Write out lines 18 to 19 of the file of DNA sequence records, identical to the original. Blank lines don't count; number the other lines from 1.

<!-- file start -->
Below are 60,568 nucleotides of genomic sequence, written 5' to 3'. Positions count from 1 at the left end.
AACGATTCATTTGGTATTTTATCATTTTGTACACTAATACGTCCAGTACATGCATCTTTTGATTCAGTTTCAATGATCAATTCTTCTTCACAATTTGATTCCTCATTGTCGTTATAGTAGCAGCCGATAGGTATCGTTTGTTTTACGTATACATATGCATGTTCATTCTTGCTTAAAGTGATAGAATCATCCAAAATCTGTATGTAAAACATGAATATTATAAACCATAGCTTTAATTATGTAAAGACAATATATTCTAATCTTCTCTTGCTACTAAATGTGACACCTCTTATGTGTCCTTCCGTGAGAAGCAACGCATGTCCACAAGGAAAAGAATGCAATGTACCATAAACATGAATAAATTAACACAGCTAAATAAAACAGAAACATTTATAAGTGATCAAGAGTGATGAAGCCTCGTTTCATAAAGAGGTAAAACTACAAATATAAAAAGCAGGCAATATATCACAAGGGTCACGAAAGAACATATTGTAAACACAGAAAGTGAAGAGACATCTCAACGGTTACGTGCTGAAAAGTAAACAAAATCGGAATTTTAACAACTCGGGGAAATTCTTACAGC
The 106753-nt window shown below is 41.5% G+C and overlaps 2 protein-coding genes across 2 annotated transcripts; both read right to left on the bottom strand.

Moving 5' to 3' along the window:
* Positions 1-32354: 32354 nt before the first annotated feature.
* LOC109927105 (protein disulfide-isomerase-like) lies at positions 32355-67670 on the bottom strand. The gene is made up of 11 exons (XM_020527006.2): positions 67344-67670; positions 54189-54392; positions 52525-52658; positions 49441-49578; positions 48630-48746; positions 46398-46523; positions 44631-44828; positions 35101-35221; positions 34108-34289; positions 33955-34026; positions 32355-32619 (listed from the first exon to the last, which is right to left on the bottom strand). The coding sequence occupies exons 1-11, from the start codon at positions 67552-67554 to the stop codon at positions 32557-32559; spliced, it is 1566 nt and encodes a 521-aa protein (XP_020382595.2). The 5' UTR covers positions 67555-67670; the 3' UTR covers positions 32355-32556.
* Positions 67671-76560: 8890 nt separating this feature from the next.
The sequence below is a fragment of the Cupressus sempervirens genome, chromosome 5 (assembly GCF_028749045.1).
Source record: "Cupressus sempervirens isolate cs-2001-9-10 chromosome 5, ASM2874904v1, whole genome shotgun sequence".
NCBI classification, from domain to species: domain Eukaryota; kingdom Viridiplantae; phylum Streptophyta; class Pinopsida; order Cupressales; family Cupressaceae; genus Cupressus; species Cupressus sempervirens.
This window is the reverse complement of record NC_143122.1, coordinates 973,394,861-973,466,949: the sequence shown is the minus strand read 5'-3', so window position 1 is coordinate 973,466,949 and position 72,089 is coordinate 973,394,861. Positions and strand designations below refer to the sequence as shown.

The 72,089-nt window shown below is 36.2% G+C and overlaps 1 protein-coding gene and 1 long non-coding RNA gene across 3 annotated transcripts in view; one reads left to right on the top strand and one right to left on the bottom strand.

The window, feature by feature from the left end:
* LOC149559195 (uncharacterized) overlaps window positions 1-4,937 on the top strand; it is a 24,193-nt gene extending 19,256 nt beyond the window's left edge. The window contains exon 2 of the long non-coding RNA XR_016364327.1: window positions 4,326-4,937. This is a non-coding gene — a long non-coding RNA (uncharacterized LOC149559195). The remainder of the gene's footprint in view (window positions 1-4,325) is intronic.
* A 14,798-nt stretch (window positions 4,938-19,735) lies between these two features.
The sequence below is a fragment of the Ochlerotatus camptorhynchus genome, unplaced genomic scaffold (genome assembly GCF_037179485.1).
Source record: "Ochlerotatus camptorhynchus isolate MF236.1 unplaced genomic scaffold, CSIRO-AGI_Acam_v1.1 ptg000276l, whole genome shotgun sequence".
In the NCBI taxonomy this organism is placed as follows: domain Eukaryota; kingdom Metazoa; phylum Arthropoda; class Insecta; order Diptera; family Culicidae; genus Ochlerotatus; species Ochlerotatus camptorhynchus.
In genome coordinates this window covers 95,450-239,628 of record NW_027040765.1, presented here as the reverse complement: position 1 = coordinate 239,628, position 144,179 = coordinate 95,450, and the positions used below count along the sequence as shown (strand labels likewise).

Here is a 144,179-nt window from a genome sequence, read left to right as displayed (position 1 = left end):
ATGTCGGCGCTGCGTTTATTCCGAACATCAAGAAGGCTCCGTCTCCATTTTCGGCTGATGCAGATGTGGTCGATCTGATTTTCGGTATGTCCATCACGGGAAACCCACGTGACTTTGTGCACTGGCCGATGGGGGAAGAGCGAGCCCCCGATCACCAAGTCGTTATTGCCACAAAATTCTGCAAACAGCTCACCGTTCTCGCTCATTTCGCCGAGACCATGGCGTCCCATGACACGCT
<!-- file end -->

In the NCBI taxonomy this organism is placed as follows: domain Eukaryota; kingdom Metazoa; phylum Arthropoda; class Insecta; order Diptera; family Culicidae; genus Ochlerotatus; species Ochlerotatus camptorhynchus.
In genome coordinates this window covers 95,450-239,628 of record NW_027040765.1, presented here as the reverse complement: position 1 = coordinate 239,628, position 144,179 = coordinate 95,450, and the positions used below count along the sequence as shown (strand labels likewise).